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This is the big one. It’s what everyone wants their marketing to do. Branding? Great. Holding on to happy customers? Of course. Awareness? Sure. But what most people – especially small businesses – want their marketing to do is simple: generate new business.

Setting Your Marketing Expectations

In order to have a real marketing plan, you have to have at least a little bit of data. Maybe you know it offhand or maybe it’s data to gather, but to put together a real plan, you need to figure out the average spend a buyer has with you. (Sometimes that’s referred to as client value or lifetime value of a client). Then you need to keep track of what you’re spending on marketing, so you can track your return. Tally up what you spend on your marketing – and line item it out. You should be able to see how many people responded to your postcards. How many clicks and conversions you got on a Google ad.

Then, simply look at how much you spent for each marketing channel, how many leads you created through that channel, and how many of those leads actually converted to buyers. Sound complicated? As long as you’re tracking your spend and recording your sales, it isn’t. You can also use online ROI calculators like this one to help you get started.

Get a Process, Work a Process

OK, at this point, it’s clear that you’re actually serious about generating new business. So you need to show you’re serious. It’s important to remember here: Generating New Business is a little bit like speed dating. You will probably have to talk to a lot of people before you meet that special someone (or someones!)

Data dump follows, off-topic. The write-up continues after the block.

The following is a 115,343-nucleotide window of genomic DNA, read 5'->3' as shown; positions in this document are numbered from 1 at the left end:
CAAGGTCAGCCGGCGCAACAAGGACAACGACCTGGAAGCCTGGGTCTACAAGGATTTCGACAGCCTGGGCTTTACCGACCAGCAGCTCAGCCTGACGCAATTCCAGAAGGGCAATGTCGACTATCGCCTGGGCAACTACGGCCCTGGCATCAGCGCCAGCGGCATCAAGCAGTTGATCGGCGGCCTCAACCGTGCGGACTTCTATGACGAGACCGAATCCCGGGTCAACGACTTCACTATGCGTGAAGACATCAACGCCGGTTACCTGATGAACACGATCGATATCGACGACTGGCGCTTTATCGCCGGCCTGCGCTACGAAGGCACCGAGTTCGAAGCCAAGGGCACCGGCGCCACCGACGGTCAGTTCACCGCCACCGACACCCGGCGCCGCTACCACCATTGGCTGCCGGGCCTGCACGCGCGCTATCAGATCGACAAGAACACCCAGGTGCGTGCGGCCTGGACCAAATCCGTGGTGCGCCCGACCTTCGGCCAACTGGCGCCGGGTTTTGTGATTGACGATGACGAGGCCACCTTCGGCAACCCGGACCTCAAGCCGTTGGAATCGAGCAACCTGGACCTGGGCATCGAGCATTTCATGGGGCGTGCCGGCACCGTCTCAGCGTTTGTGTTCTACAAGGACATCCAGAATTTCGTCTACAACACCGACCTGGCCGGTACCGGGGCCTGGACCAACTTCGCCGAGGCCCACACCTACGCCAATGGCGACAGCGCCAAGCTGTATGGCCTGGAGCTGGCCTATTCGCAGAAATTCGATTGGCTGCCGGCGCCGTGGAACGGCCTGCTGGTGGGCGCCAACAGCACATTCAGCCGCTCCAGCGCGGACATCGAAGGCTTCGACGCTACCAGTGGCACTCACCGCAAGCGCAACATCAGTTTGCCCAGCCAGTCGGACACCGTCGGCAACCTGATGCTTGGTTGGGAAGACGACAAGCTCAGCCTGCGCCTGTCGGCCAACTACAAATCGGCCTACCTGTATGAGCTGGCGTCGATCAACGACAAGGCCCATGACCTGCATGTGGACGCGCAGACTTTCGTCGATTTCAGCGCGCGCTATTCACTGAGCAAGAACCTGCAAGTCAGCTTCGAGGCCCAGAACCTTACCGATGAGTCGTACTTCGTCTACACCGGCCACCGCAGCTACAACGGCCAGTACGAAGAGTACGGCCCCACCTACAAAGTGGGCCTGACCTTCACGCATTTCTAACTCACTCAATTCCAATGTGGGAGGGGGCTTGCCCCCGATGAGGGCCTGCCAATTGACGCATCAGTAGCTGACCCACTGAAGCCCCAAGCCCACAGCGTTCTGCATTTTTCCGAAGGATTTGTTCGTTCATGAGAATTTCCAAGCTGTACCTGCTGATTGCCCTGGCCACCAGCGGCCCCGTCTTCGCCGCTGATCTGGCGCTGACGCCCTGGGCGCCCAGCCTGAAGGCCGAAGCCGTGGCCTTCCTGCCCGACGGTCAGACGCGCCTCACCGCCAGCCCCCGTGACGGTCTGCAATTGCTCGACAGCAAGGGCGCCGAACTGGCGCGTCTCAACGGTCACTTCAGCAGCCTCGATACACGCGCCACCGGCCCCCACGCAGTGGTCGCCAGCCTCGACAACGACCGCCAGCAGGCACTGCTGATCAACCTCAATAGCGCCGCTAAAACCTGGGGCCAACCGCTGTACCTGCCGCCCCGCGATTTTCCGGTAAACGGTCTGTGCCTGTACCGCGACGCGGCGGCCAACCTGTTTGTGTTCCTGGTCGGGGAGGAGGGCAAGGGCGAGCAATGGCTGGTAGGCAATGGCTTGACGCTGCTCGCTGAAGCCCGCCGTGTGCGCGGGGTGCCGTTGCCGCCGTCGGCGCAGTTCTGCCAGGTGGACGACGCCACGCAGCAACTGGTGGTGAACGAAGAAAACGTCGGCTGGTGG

The first thing you need to do is define a process that moves people from “Who are you?” to “Oh, maybe!” to “How do I buy?” In marketing-speak, this is called your funnel. Your marketing and sales funnel can be as simple or as complicated as you like. The most important thing is that it matches the needs of your business.

Marketing Funnel

The marketing funnel turns prospects into buyers.

Next, you’ll need to create some definitions and outline some actions you want to take at each phase. Let’s say you adopt a simple funnel like the one above.


Ask yourself: How am I attracting interested prospects? The answer to this question would often be brand and outbound marketing. Send direct mail. Run social media ads, search and display ads. Go to community events.


Next, it’s time to attract interest. Define specific tactics you’ll use to find out if people might buy from you. Run promotional deals. Give away content – like a free ebook or book – on your website. Set up a chatbot on your Facebook business page that asks people why they’re there. If people sign up for free stuff, fill out your forms or interact with your bots, great news – they’re interested.


Once you’ve got people’s attention, you need to qualify them. Now, you need to determine if your prospects are a good fit for your product. Often, this is where your marketing and your sales shake hands. It’s time for a conversation. With some face-to-face time (or a personal email or two), you can determine if you’ve got a solution your prospect might need. It’s also your opportunity to fully explain the value of your services.

This phase also is when you might employ a drip email campaign. Say you’ve captured a prospects eye and squirreled away their email address and information. But maybe it isn’t the right time for them to buy. Send them regular emails (like an e-newsletter) or mailings (like Essential Living magazine) to stay top of mind with them for when it is time to buy.

That Magical Moment – Convert

Once you’ve rounded up your prospects, captured their attention, got them interested and shown them how great you are, there’s only one thing left to do: Convert them!

This Is Just the Start

Generating new business isn’t easy, and we’ve only touched the surface of what tactics to employ to do so. (You could spend a lifetime familiarizing yourself with just the digital marketing options out there!) What’s important for you is: 1) You have a plan. 2) That you can measure your results. 3) That you continue to refine your approach as the market changes.